Minnesota becomes fourth state to offer universal free school meals
"For far too many of our young people the school cafeteria has been a place of shame and stigma," said Lt. Gov. Peggy Flanagan.
MINNEAPOLIS — Starting this fall, students at Minnesota schools will get free meals regardless of their ability to pay.
A bill signed into law Friday, March 17, by Gov. Tim Walz provides more than $800 million in funding for school lunches and breakfasts over the next four years. A free meals program was one of the top priorities this session for the governor and Democratic-Farmer-Labor lawmakers, who say they want to craft a state budget that will prioritize education and families.
Surrounded by students and supporters of the measure in the cafeteria at Webster Elementary School in Minneapolis on Friday, Lt. Gov Peggy Flanagan said providing meals will give students without access to enough food at home a better shot at succeeding in school.
"For far too many of our young people, the school cafeteria has been a place of shame and stigma," she said before Walz signed the bill into law. "Our students with lunch debts are students who skipped meals. Hunger is often invisible. It looks like distraction or tiredness or disinterest. It can be easy to miss the students who are falling behind because they're trying to learn on an empty stomach."
About one-third of Minnesota’s more than 800,000 public school students qualify for free or reduced-price lunches, according to Department of Education estimates — 275,000 students. The Hunger-Free Schools coalition, which includes Blue Cross and Blue Shield of Minnesota and food bank Second Harvest Heartland, estimates that one out of every six Minnesota children doesn’t have consistent access to nutritious food.
Minnesota is the fourth state to create a free school lunch program, Walz said. Other states such as California and Maine have universal lunch programs and Colorado voters in November approved a new tax on its wealthiest residents to create a free school lunch program.
The Senate approved the bill Tuesday 38-26. A House proposal authored by Rep. Sydney Jordan, DFL-Minneapolis, passed in February 70-58.
Supporters say the program would relieve financial stress on students and families, help kids do better in school, and reduce the stigma or shame by guaranteeing all students access to the same food. House Majority Leader Jamie Long, DFL-Minneapolis, said the program could save some families $800-$1,000 each year.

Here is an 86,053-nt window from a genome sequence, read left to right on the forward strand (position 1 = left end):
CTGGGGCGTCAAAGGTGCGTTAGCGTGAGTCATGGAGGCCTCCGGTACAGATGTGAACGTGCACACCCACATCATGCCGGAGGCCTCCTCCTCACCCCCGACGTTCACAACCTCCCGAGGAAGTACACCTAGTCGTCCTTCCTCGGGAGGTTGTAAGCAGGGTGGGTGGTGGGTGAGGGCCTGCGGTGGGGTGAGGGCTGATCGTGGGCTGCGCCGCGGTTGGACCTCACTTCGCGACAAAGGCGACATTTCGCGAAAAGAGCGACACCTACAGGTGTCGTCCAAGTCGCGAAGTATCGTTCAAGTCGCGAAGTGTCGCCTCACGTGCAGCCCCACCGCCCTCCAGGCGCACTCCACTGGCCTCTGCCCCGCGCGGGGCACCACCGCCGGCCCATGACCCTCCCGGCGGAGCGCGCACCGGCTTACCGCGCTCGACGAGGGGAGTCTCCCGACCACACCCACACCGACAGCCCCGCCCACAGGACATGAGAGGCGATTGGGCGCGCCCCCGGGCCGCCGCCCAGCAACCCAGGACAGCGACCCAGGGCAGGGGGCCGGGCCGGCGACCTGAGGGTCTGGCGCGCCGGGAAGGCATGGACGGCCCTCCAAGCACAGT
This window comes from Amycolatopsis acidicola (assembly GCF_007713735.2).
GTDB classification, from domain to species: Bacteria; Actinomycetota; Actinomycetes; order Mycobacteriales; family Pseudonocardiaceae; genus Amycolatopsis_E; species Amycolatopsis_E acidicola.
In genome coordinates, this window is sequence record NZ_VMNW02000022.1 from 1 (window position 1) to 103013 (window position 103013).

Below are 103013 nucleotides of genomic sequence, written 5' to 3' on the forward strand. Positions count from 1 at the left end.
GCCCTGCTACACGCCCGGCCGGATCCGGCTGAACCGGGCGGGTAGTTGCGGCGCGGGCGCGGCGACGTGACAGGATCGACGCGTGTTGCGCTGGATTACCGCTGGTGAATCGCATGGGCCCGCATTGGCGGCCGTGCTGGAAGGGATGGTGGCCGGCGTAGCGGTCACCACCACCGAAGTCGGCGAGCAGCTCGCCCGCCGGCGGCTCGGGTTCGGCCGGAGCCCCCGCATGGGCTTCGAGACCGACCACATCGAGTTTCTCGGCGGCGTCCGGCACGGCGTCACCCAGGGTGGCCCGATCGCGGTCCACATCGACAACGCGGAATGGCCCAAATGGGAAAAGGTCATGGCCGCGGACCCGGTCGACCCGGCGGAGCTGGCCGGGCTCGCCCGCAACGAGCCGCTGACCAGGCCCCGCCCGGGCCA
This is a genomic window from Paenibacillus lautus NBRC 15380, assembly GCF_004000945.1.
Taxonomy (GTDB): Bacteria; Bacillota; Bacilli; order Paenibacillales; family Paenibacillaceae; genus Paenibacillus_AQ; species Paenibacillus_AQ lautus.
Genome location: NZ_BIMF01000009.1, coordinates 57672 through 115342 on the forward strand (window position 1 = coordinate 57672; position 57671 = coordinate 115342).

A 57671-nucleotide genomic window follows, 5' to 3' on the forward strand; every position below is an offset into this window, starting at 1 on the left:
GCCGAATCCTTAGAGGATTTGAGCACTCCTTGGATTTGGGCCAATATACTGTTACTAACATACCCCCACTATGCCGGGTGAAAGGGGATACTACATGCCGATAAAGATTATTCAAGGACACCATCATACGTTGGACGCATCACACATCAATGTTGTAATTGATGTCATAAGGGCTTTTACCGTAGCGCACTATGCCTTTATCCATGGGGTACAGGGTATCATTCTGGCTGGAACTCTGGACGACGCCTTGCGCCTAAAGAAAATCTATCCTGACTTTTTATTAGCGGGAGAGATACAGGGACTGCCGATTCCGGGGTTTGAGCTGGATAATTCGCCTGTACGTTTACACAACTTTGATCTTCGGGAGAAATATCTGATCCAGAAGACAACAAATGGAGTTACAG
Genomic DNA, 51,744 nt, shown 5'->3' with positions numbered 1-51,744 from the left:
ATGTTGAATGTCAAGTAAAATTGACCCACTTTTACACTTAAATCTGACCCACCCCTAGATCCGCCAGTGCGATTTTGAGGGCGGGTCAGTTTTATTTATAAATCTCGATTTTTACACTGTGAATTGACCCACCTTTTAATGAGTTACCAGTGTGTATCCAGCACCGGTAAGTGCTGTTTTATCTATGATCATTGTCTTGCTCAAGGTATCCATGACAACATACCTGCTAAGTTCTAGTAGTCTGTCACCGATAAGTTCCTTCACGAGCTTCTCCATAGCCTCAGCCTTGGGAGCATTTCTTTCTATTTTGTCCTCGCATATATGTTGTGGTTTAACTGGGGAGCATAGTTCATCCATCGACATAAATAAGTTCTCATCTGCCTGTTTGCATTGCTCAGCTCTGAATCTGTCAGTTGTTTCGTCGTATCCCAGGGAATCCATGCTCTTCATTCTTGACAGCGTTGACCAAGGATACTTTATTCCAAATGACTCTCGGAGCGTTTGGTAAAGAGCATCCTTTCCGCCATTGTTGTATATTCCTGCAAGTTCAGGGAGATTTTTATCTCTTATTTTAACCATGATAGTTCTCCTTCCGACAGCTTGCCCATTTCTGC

Under the free meals program, students would be guaranteed access to the same school lunch provided to all other students under federal nutrition guidelines. Other options in cafeterias, such as snack bars where students can purchase items like sugary drinks, would not be covered by the funding.
Schools in the federal school meals program provide free breakfast and lunch to all students. Just one Minnesota school district, Wayzata in the western Twin Cities suburbs, does not participate in the program.
Initial funding would start in the 2024 fiscal year, with $190 million. That amount would increase to $213 million by 2027.
Republican opponents of the bill raised concerns about the potential for waste and misappropriations. Others said the state would be better off spending money on improving reading and math scores. Sen. Steve Drazkowski, R-Mazeppa, got national attention for remarking on the Senate floor that he had never met a hungry Minnesotan.
“I have yet to meet a person in Minnesota that is hungry,” he said. “I have yet to meet a person in Minnesota that says they don’t have access to enough food to eat.”
Flanagan at the Friday bill signing took aim at Drazkowski, and talked about her own experiences growing up on government assistance, including free and reduced-price lunch.
"To our decision makers who believe they have never met someone who is experiencing or has experienced hunger. Hi. My name is Peggy Flanagan. And I was one in six of those Minnesota children who experienced hunger," she said.
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